Entertainment Law Reporter
June 2006 Volume 28 Number 1

Tax Increase Prevention and Reconciliation Act permits songwriters to treat songs as capital assets, so copyright assignments will be taxed at lower capital gains rates

There’s a songwriter-friendly provision buried deep inside the newly-enacted 345-page Tax Increase Prevention and Reconciliation Act. It allows songwriters to treat their own songs as “capital assets,” something that tax law specifically previously prevented them from doing.

Though “capital asset” sounds a bit industrial for anything as creative as a song, the provision is a boon for songwriters, for this reason. In the past, songwriters were required to pay taxes on the money they received from the sale of their song copyrights (to publishers, for instance) as “ordinary income.” These days, ordinary income is taxed at rates as great as 35%, so conceivably, songwriters could wind up paying taxes amounting to more than a third of their income from the sale of their songs.

Capital assets, by contrast, are taxed at capital gains rates, which these days is just 15% -- less than half the rate charged for ordinary income.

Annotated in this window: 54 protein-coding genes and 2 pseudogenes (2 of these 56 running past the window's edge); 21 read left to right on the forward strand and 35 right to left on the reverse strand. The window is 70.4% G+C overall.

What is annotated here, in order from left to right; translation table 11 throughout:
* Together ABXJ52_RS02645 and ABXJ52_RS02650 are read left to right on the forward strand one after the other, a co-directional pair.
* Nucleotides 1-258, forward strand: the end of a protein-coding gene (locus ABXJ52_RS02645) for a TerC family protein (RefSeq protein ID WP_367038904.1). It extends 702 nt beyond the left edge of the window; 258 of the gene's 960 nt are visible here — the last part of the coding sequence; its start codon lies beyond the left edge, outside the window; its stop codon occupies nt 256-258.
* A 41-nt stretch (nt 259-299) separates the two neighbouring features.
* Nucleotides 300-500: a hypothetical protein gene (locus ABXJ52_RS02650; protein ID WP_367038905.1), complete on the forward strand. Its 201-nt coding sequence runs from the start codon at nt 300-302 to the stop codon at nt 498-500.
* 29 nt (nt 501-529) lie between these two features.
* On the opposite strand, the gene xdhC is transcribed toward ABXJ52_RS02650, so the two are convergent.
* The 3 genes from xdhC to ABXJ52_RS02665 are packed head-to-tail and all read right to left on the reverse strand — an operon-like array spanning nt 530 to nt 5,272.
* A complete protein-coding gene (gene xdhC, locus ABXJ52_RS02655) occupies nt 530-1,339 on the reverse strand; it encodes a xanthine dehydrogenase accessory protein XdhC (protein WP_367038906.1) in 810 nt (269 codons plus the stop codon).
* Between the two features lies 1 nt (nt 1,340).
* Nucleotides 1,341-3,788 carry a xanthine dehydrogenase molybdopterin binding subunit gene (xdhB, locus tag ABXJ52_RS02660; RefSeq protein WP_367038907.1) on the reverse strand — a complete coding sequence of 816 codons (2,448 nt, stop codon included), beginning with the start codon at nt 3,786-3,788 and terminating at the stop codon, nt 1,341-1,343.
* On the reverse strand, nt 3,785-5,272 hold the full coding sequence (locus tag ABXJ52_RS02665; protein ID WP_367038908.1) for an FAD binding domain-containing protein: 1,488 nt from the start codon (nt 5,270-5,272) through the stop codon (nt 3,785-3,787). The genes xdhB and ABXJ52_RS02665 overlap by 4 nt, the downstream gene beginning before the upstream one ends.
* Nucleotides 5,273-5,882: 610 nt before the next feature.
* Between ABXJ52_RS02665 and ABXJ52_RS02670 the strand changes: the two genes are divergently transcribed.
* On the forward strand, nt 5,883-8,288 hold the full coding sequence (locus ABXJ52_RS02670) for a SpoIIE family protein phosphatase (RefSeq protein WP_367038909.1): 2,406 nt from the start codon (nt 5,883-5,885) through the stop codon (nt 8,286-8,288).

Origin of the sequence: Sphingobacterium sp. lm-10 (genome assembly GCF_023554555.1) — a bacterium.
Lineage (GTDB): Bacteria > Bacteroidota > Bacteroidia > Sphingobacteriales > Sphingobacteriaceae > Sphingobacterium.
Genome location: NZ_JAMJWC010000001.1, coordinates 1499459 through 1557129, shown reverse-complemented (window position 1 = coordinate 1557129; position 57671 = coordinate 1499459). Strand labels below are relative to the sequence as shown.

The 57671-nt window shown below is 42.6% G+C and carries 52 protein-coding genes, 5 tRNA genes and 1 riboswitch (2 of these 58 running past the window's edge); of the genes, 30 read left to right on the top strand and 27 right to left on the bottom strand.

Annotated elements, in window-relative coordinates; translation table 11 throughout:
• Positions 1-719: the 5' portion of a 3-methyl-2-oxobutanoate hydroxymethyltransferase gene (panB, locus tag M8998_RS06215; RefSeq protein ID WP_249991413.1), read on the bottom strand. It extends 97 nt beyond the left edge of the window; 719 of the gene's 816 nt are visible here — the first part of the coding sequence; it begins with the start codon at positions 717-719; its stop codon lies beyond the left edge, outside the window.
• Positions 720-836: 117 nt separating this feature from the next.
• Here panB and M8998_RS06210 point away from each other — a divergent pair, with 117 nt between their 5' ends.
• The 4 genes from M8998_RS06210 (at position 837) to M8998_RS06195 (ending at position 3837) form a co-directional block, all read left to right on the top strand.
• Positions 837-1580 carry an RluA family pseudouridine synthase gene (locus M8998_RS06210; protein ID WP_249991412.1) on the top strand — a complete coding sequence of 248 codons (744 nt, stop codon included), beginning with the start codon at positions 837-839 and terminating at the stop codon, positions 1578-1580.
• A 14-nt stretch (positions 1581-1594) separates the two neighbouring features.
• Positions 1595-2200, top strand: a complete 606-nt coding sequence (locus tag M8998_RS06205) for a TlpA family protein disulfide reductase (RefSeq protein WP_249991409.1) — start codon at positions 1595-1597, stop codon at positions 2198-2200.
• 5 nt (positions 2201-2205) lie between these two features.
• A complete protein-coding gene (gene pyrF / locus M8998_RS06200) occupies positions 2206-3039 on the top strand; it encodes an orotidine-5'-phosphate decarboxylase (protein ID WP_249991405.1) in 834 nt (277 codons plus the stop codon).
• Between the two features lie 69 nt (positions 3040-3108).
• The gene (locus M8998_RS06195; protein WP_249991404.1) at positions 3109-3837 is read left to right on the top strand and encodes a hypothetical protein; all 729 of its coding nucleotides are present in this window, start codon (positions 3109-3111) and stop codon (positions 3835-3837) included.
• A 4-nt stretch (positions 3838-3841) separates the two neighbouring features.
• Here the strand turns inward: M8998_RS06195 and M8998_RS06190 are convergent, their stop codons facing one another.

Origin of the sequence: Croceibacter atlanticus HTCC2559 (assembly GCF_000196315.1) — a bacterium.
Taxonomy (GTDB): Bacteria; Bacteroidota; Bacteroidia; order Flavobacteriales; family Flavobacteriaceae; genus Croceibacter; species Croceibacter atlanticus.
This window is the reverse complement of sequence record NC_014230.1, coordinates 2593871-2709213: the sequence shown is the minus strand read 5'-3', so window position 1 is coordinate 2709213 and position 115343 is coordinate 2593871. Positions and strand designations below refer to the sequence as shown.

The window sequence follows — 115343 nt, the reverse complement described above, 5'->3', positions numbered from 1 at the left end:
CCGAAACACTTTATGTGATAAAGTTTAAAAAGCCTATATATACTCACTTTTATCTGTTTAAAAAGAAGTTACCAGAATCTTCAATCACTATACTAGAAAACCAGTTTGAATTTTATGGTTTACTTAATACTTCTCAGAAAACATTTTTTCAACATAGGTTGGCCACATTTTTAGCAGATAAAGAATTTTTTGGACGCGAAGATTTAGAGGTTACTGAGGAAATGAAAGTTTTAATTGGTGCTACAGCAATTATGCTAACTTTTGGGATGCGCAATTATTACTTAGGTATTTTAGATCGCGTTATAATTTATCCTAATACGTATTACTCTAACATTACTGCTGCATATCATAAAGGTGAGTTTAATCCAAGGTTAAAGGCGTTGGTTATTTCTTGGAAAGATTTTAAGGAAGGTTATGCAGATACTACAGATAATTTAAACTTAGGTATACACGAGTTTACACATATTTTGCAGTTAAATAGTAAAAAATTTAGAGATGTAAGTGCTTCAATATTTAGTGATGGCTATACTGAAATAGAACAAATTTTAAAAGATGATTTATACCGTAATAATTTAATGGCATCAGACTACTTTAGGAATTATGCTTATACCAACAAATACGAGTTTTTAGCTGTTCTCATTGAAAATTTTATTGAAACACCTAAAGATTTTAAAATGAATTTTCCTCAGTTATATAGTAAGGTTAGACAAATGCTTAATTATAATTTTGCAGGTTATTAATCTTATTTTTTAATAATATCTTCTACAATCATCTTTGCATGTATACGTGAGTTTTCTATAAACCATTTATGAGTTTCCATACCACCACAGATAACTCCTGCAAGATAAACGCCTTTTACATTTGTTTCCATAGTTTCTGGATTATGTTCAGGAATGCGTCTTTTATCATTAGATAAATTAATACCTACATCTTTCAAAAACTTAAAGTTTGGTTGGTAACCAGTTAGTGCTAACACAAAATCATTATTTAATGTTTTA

Until Congress made this change in the law, music publishing companies were taxed at capital gains rates, when they sold songs from their catalogs. But songwriters were taxed at higher rates. The new law treats publishers and songwriters alike, which seems only fair. What still isn’t fair, though, is that book authors and visual artists – who also created copyrighted works – still must pay federal tax at ordinary income rates, when they sell the copyrights to their works.

Tax Increase Prevention and Reconciliation Act of 2005, Section 207: Amortization of expenses incurred in creating or acquiring music or music copyrights, Public Law 109–222 (2006), available at http://frwebgate.access.gpo.gov/cgi-bin/getdoc.cgi?dbname=109_cong_public_laws&docid=f:publ222.109.pdf